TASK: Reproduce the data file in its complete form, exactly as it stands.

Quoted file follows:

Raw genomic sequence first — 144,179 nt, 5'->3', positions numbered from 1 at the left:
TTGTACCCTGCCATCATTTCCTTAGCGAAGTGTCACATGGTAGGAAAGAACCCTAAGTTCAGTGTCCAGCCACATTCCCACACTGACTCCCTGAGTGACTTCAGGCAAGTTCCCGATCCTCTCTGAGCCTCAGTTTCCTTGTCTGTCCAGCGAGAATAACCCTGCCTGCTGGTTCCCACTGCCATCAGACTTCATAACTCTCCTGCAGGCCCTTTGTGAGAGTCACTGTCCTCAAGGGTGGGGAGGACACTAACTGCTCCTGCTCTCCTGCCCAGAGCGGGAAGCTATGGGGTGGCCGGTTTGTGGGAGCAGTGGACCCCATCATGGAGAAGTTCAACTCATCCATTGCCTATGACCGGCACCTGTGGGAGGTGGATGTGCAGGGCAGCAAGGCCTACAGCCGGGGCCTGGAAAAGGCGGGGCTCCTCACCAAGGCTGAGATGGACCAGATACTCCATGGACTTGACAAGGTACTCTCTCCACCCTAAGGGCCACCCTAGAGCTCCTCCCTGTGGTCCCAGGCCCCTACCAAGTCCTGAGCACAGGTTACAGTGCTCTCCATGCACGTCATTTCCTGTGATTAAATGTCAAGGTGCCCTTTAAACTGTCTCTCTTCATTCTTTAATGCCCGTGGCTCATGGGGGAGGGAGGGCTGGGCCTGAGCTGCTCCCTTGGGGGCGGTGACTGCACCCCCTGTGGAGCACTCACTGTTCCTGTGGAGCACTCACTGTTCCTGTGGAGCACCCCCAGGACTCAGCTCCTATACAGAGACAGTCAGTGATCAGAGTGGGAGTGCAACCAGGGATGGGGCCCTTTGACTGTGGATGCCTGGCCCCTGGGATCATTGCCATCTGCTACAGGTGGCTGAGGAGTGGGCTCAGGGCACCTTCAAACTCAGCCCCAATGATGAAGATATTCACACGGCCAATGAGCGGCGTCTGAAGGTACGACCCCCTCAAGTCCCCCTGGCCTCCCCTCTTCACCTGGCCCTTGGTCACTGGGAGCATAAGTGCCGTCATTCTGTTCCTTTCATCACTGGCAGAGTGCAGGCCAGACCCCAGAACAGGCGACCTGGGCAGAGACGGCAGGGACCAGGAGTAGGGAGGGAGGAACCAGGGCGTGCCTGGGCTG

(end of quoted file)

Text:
Raw genomic sequence first — 144,179 nt, 5'->3', positions numbered from 1 at the left:
TTGTACCCTGCCATCATTTCCTTAGCGAAGTGTCACATGGTAGGAAAGAACCCTAAGTTCAGTGTCCAGCCACATTCCCACACTGACTCCCTGAGTGACTTCAGGCAAGTTCCCGATCCTCTCTGAGCCTCAGTTTCCTTGTCTGTCCAGCGAGAATAACCCTGCCTGCTGGTTCCCACTGCCATCAGACTTCATAACTCTCCTGCAGGCCCTTTGTGAGAGTCACTGTCCTCAAGGGTGGGGAGGACACTAACTGCTCCTGCTCTCCTGCCCAGAGCGGGAAGCTATGGGGTGGCCGGTTTGTGGGAGCAGTGGACCCCATCATGGAGAAGTTCAACTCATCCATTGCCTATGACCGGCACCTGTGGGAGGTGGATGTGCAGGGCAGCAAGGCCTACAGCCGGGGCCTGGAAAAGGCGGGGCTCCTCACCAAGGCTGAGATGGACCAGATACTCCATGGACTTGACAAGGTACTCTCTCCACCCTAAGGGCCACCCTAGAGCTCCTCCCTGTGGTCCCAGGCCCCTACCAAGTCCTGAGCACAGGTTACAGTGCTCTCCATGCACGTCATTTCCTGTGATTAAATGTCAAGGTGCCCTTTAAACTGTCTCTCTTCATTCTTTAATGCCCGTGGCTCATGGGGGAGGGAGGGCTGGGCCTGAGCTGCTCCCTTGGGGGCGGTGACTGCACCCCCTGTGGAGCACTCACTGTTCCTGTGGAGCACTCACTGTTCCTGTGGAGCACCCCCAGGACTCAGCTCCTATACAGAGACAGTCAGTGATCAGAGTGGGAGTGCAACCAGGGATGGGGCCCTTTGACTGTGGATGCCTGGCCCCTGGGATCATTGCCATCTGCTACAGGTGGCTGAGGAGTGGGCTCAGGGCACCTTCAAACTCAGCCCCAATGATGAAGATATTCACACGGCCAATGAGCGGCGTCTGAAGGTACGACCCCCTCAAGTCCCCCTGGCCTCCCCTCTTCACCTGGCCCTTGGTCACTGGGAGCATAAGTGCCGTCATTCTGTTCCTTTCATCACTGGCAGAGTGCAGGCCAGACCCCAGAACAGGCGACCTGGGCAGAGACGGCAGGGACCAGGAGTAGGGAGGGAGGAACCAGGGCGTGCCTGGGCTG